Published on March 2nd, 2016 | by JCDoyle0
The Discipline #1 Review
No matter how prepared you think you are for Peter Milligan’s The Discipline, it’s not enough. Even after the opening gambit of a full on monster romp (that’s literally monsters) it doesn’t ready you for what’s to follow. To say The Discipline is ‘full on’ would be hitting the nail directly on the head, hard.
Twenty something, Melissa Peake, leads an unsatisfying life. From the very beginning Milligan shows the reader how inadequate the central character feels and despite the busy panels there is definitely a hole in her life. She comes from a humble family that on the surface are jealous that she escaped, even refusing her help even though she has much to offer. Add to this her constantly absent husband and it makes perfect sense that she would be intrigued by a stranger who pays her a moments notice. The moment that Orlando chooses to introduce himself, before Goya’s erotic painting Venus and the Satyr probably helps to explain Melissa’s sexual reaction to this floppy haired enigma.
It could be said that the speed at which their ‘relationship’ progresses is a little unrealistic but firstly Milligan wants to get the story moving and secondly there is definitely seductive magic at work therefore Mellissa’s instant infatuation could be put down to something out of her control. In fact the whole seductive nature of The Discipline raises some difficult questions about the main characters sexual encounters. One the one hand Melissa seems to be enjoying her new lease of life and enjoying the sexual adventure. On the other Orlando is definitely taking advantage of her and leading her down some very dark paths. Whether he turns out to be hero or villain remains to be seen but he definitely isn’t a ‘good guy’.
The uncomfortable narrative doesn’t end with the dubious sexual content, some of Leandro Fernandez’s panels are creepy, disturbing or just plain upsetting. Take Orlando and Mellissa’s first meeting in the gallery as an example; the page starts with an erotic image taking centre stage which is followed by a rather threatening conversation between two strangers and then the panel that is most disturbing comes at the bottom of the page. Orlando’s arm is viewed from below dissecting the panel and leading the readers eye towards his hand which is inappropriately placed between Millissa’s legs. Half obscured by Orlando’s arm and her own hair, her shocked face gapes wordlessly as her hand hangs in the air helplessly as if she is overcome, completely unsure what just happened.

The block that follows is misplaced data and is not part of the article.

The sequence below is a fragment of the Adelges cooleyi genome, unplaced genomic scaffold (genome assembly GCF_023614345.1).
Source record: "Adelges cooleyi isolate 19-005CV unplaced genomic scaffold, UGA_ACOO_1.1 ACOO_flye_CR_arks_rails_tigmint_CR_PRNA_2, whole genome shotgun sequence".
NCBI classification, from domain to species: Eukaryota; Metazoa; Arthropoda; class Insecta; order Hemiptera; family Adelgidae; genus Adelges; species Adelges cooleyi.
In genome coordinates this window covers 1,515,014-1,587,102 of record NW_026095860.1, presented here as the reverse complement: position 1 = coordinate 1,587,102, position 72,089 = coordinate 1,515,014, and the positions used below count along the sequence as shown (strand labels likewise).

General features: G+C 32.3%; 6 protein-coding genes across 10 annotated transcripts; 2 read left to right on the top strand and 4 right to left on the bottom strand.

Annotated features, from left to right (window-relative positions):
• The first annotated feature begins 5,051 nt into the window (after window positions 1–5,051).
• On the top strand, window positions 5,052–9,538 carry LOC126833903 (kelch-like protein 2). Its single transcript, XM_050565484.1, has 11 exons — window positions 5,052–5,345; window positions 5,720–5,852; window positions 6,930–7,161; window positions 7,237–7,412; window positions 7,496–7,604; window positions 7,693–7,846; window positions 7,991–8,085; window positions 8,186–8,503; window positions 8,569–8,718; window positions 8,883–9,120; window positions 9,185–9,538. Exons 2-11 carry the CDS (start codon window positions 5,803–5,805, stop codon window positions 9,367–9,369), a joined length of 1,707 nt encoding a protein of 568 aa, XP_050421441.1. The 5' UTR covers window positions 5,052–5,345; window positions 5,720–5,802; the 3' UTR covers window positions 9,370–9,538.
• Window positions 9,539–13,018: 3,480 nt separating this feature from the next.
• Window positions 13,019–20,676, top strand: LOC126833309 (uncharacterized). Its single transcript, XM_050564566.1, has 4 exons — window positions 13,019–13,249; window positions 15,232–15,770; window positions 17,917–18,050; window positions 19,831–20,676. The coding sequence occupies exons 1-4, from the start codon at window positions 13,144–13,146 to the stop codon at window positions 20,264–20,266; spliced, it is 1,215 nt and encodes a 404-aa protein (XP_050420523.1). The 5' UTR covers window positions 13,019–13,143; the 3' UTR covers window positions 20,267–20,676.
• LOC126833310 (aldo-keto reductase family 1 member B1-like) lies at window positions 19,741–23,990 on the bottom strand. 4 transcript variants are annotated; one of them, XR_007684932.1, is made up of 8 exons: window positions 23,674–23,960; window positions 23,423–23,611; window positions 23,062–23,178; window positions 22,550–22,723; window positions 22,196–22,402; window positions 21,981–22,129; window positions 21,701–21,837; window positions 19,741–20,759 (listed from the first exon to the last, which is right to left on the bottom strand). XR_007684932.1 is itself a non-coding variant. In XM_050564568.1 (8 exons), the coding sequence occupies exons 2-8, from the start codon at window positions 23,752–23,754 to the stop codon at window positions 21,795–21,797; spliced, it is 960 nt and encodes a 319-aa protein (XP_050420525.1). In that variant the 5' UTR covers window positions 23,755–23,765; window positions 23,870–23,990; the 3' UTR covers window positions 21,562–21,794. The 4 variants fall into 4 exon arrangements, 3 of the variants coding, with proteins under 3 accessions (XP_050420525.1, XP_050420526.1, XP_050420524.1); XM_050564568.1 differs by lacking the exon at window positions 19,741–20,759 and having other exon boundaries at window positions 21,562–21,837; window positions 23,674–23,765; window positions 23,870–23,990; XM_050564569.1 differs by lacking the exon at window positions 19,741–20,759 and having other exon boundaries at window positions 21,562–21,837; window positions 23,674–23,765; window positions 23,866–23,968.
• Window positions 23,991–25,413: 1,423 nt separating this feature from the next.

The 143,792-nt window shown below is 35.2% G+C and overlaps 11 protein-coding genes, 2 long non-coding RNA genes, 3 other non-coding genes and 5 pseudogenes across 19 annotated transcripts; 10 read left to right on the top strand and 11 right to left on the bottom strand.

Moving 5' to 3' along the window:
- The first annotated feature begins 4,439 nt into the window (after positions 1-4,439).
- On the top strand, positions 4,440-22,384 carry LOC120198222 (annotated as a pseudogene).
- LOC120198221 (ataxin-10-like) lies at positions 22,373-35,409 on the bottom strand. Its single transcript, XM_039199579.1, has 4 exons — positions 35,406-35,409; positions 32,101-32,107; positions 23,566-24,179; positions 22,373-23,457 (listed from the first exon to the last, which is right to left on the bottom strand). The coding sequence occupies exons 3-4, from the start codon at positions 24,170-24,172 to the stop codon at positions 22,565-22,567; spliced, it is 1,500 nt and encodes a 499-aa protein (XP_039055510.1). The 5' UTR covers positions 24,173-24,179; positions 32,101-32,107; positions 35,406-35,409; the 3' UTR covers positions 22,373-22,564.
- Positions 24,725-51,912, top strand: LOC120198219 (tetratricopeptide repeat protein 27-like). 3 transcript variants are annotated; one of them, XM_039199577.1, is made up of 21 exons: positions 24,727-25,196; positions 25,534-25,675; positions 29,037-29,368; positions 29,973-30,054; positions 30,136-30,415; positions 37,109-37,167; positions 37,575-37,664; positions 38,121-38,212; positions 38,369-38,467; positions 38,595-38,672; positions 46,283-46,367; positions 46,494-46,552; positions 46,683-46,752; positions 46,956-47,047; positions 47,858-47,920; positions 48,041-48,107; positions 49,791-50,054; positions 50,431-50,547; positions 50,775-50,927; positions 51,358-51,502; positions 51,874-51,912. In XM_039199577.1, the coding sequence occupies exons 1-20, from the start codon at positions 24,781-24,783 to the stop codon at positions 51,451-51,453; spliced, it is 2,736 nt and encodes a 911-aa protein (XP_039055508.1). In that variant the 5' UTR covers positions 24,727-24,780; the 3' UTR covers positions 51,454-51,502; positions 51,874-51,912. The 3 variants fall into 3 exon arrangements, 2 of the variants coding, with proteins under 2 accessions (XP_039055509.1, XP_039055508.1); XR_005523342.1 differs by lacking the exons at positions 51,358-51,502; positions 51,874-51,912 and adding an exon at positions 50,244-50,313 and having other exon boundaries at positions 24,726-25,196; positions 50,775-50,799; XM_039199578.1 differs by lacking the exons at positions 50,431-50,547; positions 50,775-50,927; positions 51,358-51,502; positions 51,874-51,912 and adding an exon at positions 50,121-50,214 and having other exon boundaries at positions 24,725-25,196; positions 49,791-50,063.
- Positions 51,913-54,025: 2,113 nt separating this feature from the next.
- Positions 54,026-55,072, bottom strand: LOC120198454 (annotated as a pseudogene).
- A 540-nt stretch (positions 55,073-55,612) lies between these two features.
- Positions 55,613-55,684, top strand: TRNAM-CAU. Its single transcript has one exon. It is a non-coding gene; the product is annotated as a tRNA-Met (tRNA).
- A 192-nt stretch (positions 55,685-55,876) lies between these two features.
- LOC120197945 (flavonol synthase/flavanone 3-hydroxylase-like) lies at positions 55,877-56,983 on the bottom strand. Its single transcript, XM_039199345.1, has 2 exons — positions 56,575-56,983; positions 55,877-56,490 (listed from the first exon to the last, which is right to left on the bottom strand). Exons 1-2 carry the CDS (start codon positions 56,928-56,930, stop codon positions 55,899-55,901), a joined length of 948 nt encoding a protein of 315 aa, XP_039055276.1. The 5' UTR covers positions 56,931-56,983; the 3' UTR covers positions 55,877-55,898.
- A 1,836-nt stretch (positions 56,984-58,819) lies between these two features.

There is a feeling throughout The Discipline that Mellissa is falling, out of control, on a downward spiral. She starts off fairly confident in herself, not in a happy life but she was in control of it. By the end she had started to get some of the things she wanted but not at all in the way that she wanted them; she is losing control of her life and herself. It’s reminiscent of Lewis Carroll’s Alice as she falls down the rabbit hole but with an Alan Moore erotic twist.
Fernandez has a smooth and fluid style which works well with the erotic nature of the comic and the bold colours provide some clever contrasts and intriguing set pieces. The artists also make sure that the most shocking moments in the story are not the liberal sex and nudity which should not be shocking but the violence towards Mellissa which is unacceptable.
The weakest part of the comic comes at the very end when Orlando undergoes a ritual that takes him to another world to speak with a strange council of creatures. Think of The Powers That Be from Angel in all their glowing white glory. By taking the action away from the urban setting at the end of this first issue doesn’t add anything and should maybe have been held over for the next issue.
Overall this is a magnificent first issue and Milligan delivers an unnerving, erotically charged script which Fernandez illustrates in kind. It goes without saying that it’s not for all but it’s worth a read especially if you’re a fan of erotic gothic horror’s such as Dracula or Interview With The Vampire.
Title: The Discipline
Publisher: Image Comics
Writer: Peter Milligan
Artist: Leandro Fernandez
Colours: Cris Peter